All the companies say the real beauty of the Mid-Century Modern period lies with original furniture pieces, not replicas. “With so much cheap and disposable furniture being currently produced it’s inspiring to see thoughtful designs that are made to last a lifetime and get better with age,” says Dan Eagle. “We love that Mid-century furniture has a history and is crafted to a high standard from beautiful materials.”

Andrew Lay says the fact that so many pieces have been copied and mass produced is a compliment to their desirability and iconic status . “Naturally, these are available at a lower purchase price, but for obvious reasons these reproductions will not retain their value or continue to serve their purpose for generations to come.”

This Macintosh bookmatched timber sideboard from Skandi retails for $6500.
SKANDI
This Macintosh bookmatched timber sideboard from Skandi retails for $6500.

Lay also says few other furniture pieces will hold their value as well as original Mid-century furniture. “We have even bought back one of our pieces from a client for the same price he paid for it,” he says. “Sure, he was buying more, but the value of this furniture doesn’t drop.”

Hart calls it “posh recycling. “Buying real retro is sustainable. I cringe when I think of how many landfills will be lined with style-devoid overstuffed leatherette suites on permanent sale in the junk mail,” she says

Dan Eagle says collecting mid-century design can become highly addictive. “There is only so much you can fit into a home,” he says. “Our store allows us to share our passion with similar people.”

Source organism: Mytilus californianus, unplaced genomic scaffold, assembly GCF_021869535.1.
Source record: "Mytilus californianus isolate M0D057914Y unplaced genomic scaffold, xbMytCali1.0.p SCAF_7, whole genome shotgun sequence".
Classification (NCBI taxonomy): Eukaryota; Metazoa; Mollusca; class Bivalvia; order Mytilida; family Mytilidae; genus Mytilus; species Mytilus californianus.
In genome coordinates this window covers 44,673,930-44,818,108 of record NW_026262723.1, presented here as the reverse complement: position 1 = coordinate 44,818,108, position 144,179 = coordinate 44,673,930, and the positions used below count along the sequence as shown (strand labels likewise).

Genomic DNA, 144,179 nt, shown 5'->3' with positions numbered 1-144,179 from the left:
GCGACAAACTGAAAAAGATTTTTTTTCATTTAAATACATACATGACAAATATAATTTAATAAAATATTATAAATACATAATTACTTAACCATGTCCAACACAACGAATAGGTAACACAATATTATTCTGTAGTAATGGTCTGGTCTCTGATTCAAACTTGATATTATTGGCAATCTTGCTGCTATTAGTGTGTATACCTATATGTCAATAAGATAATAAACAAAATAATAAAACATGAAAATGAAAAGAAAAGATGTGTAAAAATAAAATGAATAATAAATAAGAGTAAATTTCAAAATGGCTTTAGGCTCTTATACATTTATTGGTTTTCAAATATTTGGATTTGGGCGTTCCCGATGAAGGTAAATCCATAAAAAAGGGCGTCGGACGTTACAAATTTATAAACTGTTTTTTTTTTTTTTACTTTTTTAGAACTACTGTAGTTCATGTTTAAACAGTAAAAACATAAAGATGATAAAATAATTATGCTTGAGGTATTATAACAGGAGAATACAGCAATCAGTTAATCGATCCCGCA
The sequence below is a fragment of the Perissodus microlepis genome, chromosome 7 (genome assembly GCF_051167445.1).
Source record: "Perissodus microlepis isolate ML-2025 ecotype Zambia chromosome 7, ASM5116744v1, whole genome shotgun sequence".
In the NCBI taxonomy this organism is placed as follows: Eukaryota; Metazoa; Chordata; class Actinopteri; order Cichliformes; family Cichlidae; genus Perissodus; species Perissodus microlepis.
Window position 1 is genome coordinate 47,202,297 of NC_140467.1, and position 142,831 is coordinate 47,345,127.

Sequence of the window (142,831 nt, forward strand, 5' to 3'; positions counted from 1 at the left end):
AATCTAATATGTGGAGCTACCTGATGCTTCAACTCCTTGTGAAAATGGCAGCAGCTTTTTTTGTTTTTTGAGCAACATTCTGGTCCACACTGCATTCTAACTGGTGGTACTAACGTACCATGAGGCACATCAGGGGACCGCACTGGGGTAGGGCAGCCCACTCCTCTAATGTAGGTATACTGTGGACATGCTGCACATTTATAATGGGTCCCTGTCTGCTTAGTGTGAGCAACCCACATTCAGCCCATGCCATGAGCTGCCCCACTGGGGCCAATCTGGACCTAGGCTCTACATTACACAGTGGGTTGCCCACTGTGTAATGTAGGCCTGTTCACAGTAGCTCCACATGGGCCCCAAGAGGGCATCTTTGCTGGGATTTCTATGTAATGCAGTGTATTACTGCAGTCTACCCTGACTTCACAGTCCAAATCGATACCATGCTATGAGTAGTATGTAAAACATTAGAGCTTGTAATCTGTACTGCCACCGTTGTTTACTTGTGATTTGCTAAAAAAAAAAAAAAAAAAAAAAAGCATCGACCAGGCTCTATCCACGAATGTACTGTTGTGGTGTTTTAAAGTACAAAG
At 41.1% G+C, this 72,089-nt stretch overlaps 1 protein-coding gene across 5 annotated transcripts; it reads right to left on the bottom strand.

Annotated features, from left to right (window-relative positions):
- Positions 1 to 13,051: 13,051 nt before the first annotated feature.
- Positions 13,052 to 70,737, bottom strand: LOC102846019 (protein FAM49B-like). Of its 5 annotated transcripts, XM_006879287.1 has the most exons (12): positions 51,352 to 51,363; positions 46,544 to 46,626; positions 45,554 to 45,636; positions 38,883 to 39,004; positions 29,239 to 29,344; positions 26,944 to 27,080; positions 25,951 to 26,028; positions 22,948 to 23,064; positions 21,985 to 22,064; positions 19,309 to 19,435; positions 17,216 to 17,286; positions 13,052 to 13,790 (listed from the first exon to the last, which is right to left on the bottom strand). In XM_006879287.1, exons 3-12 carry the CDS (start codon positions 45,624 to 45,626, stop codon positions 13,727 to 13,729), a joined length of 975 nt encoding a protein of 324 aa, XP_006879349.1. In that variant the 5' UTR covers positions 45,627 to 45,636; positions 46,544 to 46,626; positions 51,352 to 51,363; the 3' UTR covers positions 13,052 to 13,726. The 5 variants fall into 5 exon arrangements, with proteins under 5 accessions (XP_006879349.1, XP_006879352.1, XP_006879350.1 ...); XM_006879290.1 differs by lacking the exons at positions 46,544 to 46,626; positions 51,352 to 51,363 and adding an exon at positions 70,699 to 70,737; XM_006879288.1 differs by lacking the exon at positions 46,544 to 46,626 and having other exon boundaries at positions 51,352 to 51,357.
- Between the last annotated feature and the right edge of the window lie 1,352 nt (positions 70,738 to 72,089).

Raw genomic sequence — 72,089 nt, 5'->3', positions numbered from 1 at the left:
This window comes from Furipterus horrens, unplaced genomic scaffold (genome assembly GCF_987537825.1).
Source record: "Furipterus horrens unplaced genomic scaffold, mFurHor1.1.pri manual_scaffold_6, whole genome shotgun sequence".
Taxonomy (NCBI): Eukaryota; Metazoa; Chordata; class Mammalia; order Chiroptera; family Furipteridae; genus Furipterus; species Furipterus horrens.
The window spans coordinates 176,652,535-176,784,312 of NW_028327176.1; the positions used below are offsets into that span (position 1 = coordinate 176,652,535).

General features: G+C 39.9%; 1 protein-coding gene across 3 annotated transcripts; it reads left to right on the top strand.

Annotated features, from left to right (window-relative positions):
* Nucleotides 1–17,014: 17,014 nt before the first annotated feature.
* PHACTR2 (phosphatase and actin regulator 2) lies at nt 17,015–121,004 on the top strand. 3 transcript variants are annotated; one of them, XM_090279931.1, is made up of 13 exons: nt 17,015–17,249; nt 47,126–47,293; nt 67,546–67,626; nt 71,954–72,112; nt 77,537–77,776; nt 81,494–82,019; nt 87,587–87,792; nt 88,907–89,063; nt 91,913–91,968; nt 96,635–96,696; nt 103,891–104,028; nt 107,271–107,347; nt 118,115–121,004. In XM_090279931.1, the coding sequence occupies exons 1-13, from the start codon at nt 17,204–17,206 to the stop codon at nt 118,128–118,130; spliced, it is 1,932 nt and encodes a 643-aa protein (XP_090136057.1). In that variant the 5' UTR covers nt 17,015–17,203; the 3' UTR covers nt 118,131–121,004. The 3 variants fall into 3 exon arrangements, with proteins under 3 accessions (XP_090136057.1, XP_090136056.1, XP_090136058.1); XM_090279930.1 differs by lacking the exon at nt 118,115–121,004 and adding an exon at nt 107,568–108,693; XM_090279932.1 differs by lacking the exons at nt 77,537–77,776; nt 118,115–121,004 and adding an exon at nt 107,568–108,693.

This G Plan Vintage chair from Karakter is titled The 62 and is shown here in Capri Black.
KARAKTER
This G Plan Vintage chair from Karakter is titled The 62 and is shown here in Capri Black.

Lay says his passion started with his first purchase 15 years ago. “Bizarrely, I fell in love with what we term as ‘mid-century’ by mistake when I was looking for an office chair for home and bought what I now know to be an Eames management chair. At the time it was simply the most comfortable and beautifully designed chair I could find.”

MAXIMISE THE LOOK

Mr Bigglesworthy: The biggest difference between a good and bad interior design that we’ve noticed is the simple problem of too much clutter. The best transformations happen when someone is selective about what they actually need and want to display in their home, removes unnecessary items and invests in quality pieces that they love. Our favourite interiors have a well edited mix of authentic, often eclectic furniture which includes Mid-century pieces.

Karakter: Take statement pieces from the period and blend these with contemporary lighting, fabrics, artwork and furniture.

Skandi: Buy what you truly can’t walk away from. One beautiful Mid-century investment piece carefully placed in a room that holds a theme is gold. No need to go all Mad Men on it. Less is still more, and contrasting different pieces will definitely hold the eye. Look out for Italian Mid-century Modern – edgy, slightly brazen but with definitive class. There’s a 70’s craft-based Modernism coming – think flokati rugs, woven wall hangings, bentwood chairs and dare I say it, macramé.